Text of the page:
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By Elisha Fieldstadt
A cat in Wyoming with plague is the third feline in the state in six months to contract the disease, according to health officials.
A Johnson County cat, known to wander outside near its home in Kaycee, was infected with bubonic plague, according to lab results from the University of Wyoming. The other two infected cats were in Sheridan and Campbell counties.
The cat recovered, according to a spokeswoman for the Wyoming Department of Health.
The last time a human in Wyoming contracted the plague was in 2008, one of six cases since 1978, a health department statement said. Animals and fleas from animals can pass the plague on to humans, according to the department of health. About seven humans a year get the plague in the U.S.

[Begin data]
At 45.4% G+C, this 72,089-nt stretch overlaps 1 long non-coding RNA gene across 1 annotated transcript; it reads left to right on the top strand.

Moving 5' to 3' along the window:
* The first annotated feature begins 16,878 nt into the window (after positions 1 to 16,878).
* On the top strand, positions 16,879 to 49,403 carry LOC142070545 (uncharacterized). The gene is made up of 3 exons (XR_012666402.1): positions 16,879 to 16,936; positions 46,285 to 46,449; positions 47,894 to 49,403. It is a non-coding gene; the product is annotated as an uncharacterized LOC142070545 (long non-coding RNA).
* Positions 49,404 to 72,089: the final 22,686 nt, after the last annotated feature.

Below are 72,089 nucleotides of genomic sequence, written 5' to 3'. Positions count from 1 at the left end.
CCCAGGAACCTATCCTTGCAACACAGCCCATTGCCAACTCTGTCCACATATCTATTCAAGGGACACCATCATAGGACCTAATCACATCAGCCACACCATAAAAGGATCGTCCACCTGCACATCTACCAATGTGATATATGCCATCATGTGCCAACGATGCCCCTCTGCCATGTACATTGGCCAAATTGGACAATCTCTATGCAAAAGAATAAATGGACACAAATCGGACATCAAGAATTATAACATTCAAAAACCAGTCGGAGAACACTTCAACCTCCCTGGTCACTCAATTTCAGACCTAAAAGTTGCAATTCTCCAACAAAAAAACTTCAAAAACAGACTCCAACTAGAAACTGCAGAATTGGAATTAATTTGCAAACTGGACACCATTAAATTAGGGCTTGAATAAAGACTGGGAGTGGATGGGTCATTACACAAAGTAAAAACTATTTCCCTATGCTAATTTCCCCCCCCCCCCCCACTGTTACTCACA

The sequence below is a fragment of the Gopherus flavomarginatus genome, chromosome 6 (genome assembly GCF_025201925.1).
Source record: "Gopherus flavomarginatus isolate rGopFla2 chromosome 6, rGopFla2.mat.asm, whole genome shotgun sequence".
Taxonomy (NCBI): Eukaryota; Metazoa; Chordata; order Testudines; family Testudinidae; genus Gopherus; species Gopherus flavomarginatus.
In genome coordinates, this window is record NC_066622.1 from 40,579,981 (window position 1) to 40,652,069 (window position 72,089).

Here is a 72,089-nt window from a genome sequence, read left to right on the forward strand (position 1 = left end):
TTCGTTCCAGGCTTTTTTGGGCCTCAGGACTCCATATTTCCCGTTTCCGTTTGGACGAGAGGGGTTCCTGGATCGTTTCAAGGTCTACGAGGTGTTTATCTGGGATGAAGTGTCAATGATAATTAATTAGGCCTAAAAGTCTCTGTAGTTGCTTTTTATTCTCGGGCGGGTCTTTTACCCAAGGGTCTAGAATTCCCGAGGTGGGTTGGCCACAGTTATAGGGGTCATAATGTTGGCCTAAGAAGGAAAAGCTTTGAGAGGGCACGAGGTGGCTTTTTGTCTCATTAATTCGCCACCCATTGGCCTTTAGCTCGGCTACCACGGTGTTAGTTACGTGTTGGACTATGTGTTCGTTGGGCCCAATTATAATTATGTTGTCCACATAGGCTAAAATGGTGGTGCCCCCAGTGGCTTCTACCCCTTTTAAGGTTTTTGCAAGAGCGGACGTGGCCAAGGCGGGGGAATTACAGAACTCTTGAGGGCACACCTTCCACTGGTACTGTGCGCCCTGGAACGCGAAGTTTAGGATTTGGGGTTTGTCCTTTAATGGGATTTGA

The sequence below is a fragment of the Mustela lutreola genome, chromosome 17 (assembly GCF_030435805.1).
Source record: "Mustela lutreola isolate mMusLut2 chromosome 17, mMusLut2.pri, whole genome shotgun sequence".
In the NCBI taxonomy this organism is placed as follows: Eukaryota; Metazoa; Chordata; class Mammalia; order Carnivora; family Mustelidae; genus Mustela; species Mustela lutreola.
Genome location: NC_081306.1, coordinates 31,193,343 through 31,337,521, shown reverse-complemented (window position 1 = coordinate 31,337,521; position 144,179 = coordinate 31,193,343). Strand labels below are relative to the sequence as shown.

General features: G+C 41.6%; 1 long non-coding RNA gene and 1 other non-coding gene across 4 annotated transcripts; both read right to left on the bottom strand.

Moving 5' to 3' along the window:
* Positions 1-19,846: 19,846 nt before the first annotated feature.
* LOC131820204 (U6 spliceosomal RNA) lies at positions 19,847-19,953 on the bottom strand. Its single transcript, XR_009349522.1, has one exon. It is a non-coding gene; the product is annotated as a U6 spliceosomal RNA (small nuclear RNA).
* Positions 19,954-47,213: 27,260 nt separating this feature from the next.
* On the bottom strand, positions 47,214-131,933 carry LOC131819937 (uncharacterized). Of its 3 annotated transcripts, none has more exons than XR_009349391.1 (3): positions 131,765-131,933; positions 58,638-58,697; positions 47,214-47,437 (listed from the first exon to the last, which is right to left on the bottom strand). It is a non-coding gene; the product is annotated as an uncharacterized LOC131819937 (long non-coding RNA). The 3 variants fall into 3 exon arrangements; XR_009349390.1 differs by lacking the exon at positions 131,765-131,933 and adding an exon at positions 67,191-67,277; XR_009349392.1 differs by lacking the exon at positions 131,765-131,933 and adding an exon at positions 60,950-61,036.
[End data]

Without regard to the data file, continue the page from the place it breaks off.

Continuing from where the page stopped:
“Plague is a serious bacterial infection that can be deadly for pets and people if not treated as soon as possible with antibiotics,” Dr. Alexia Harrist, a state health officer, said in the health department’s statement. “We are letting people know of the potential threat in the cat’s home area as well as across the state.”
The health department recommended people avoid areas with rodents and use repellant when in areas with fleas.
Plague symptoms in pets can include enlarged lymph glands, swelling, fever, chills, tiredness, coughing, vomiting, diarrhea, and dehydration, according to the Centers for Disease Control and Prevention.
In people, plague symptoms include fever, swollen and tender lymph glands, extreme exhaustion, headache, chills, coughing, difficulty breathing, abdominal pain, vomiting, and diarrhea, according to the CDC.